.

I think the stats are a bit misleading. In 2008 - 2009 we went from 7 estate agents to 4 and there was very little on the market and very few sales.

Share this post


Link to post
Share on other sites

Yes, I totally agree. Welcome to my world.

It is in an area of outstanding natural beauty - no one is going to build a factory or open a pit next to you... but then houses on the Gower have all the of issues mentioned above. Heck, I have known so many couples in love who move there to live the country life and who are divorced 2 or 3 years later... or raging alcoholics... or clinially depressed...

Internet access is stone-age also. No cable companies bothered cabling the Gower and the nearest BT exchanges are so far away that you are actually beyond the viable broadband range for ADSL... plus you have thousands of similar properties all trying to dial in. A GP friend of mine who lives on the Gower just 5 miles outside of the city is forever trying to get broadband but it ain't going to happen.

So this is why I have the angst - in the home counties it would be fair value. In fact, I often look at much 'nicer' properties, IMPO, for such figures in your part of the World.

Have a look at Rightmove for properties for sale within 5 miles of SA2 or SA3 and live my life for a moment! :D

You are definitely not alone.

We live in the north part of Cheshire, and although we have a nice house now we are "stuck" and can't trade up to the sort of house that we had our sights set on as our next and "final move" when we bought this one. House prices are now totally out of step with where we are, and I think overpriced by about 30% even by current standards. We are constantly having debates with estate agents and sellers that think we are a suburb of London!

My wife and I have been looking for over a year (even though we know it's not the right time to buy... it's just a head v heart thing), and we have found nothing we can afford that makes sense. Where we are, houses are priced in direct comparison with a commuter zone of London. As an exercise we recently did a search of a 40-min radius of London stations, and there were better, cheaper and more houses that we could buy than where we are... stuck between two Northern cities about 5 miles from an industrial town! It's just absolutely bonkers, and totally unjustifiable IMHO.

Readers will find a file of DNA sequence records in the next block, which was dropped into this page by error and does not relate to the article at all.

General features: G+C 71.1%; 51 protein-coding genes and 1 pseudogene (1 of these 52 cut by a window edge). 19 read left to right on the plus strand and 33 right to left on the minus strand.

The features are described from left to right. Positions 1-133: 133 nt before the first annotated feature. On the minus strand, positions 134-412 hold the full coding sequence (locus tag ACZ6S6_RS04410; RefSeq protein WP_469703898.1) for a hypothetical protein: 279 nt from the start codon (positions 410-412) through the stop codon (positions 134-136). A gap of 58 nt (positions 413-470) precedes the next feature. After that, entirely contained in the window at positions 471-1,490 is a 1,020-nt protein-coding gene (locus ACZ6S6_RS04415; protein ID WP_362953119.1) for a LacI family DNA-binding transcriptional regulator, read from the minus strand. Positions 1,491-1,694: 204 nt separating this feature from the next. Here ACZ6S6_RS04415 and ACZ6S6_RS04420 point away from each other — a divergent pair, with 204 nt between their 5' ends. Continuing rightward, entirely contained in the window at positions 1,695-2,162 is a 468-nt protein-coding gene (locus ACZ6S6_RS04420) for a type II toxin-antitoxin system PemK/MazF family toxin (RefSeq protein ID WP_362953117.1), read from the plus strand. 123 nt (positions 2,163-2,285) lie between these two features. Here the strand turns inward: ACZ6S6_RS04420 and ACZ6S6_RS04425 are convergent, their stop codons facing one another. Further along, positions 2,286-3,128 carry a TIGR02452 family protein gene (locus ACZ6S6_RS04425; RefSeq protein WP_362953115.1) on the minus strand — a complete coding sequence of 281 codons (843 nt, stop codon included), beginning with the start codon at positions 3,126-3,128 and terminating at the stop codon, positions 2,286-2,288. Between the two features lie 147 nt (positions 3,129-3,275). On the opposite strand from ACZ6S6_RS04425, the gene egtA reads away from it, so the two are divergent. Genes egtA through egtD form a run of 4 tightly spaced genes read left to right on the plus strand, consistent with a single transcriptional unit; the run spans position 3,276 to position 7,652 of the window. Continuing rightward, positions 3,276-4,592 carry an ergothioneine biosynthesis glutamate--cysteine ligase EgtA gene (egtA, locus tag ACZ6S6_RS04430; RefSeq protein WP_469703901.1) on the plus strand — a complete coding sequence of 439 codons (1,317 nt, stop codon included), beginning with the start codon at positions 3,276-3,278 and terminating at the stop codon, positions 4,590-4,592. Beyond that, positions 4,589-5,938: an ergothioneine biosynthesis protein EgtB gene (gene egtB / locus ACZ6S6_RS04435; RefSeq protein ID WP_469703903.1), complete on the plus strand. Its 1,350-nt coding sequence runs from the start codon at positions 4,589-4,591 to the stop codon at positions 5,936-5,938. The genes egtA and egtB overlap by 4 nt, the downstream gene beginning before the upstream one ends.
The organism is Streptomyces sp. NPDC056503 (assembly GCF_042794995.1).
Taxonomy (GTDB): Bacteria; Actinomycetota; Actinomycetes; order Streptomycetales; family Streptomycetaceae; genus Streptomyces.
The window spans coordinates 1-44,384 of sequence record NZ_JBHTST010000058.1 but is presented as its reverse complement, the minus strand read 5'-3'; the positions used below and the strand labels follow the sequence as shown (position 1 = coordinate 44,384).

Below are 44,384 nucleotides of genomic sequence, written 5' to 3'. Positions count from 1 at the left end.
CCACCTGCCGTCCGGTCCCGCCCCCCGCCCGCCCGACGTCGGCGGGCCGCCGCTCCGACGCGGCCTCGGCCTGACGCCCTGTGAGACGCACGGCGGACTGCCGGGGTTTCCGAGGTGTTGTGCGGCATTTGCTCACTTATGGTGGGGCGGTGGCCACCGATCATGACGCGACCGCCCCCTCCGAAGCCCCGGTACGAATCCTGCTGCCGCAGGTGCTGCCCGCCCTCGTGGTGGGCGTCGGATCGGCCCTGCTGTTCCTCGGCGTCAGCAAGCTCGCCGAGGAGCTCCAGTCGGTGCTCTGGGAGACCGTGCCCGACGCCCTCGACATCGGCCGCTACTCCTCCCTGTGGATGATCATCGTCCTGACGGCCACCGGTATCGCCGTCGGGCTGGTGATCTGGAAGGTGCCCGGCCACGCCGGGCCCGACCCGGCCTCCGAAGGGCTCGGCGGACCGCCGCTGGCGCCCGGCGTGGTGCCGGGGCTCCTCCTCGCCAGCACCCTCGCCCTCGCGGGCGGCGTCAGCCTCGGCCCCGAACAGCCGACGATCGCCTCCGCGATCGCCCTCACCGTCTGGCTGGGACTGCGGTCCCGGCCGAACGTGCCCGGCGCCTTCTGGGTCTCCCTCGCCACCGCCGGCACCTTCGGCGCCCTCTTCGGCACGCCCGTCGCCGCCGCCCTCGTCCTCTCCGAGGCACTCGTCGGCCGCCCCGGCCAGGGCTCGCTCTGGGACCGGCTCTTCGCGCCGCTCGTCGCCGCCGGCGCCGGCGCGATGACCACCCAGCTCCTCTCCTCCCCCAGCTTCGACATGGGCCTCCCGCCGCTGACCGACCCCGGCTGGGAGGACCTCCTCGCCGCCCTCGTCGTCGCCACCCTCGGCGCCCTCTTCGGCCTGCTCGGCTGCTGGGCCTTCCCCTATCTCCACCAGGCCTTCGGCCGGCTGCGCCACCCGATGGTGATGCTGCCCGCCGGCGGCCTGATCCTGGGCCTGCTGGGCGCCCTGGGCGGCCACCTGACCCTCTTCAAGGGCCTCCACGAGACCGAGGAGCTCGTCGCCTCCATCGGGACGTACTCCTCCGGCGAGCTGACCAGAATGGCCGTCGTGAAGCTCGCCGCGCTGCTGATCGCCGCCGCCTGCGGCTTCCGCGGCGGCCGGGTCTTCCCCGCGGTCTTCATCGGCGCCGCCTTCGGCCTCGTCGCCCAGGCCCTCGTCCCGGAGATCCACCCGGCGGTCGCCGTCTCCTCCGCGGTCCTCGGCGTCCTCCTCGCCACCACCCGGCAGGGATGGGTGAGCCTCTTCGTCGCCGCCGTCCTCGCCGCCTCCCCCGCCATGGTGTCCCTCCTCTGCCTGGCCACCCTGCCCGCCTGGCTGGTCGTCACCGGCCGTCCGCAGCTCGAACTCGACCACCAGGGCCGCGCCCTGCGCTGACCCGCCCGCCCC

Unless prices come down by 25% or more I can't see us moving. I believe they will (as per my other post on here) so my head says stay put for now... even though my heart is on the lookout for a new place to live. The galling part is that like many on here we've done everything we could to ensure that we were "protected" and lived within our means. Others we know didn't, got into trouble, and now my taxes are paying the mortgage on their lovely house whilst we can't afford to buy one like it. If we werem't happy and well adjusted it would be enough to drive you to drink!

T.I.M.

Share this post


Link to post
Share on other sites

(...)

Last time round Gr London was going up solidly year after year ending with 3 years of c20% increases.

This rippled out to East Anglia in the last year of those rises in 1988 to a stunning 43% increase and then a whole year later 43.6% in Yorkshire.

And when the 'crash' came, according to the stats there was nothing to write home about. The max. YOY quarterly change in Gr London was 'only' 11.4%.

The index in this table is probably based on nominal prices. I don't remember the inflation level for those years (should be easy to find thought) but this inflation may explain why the nominal prices went up by much more than down?

So expecting 20% falls and then expecting to perceive it wold be very unlikely imo. After all 20% equates to just 0.05% per day making it very difficult to 'feel' for the human mind.

Yes, I agree with that. Even year by year it is very difficult to be sure of a 10% change in "value" if/when comparing 2 different houses, in 2 different locations.

Edited by Tired of Waiting

Share this post


Link to post
Share on other sites

You are definitely not alone.

(...)

and I think overpriced by about 30% even by current standards.

And you are not alone either. :) The magazine "The Economist" agrees with your 30%:

201028fnc795.gif

Share this post


Link to post
Share on other sites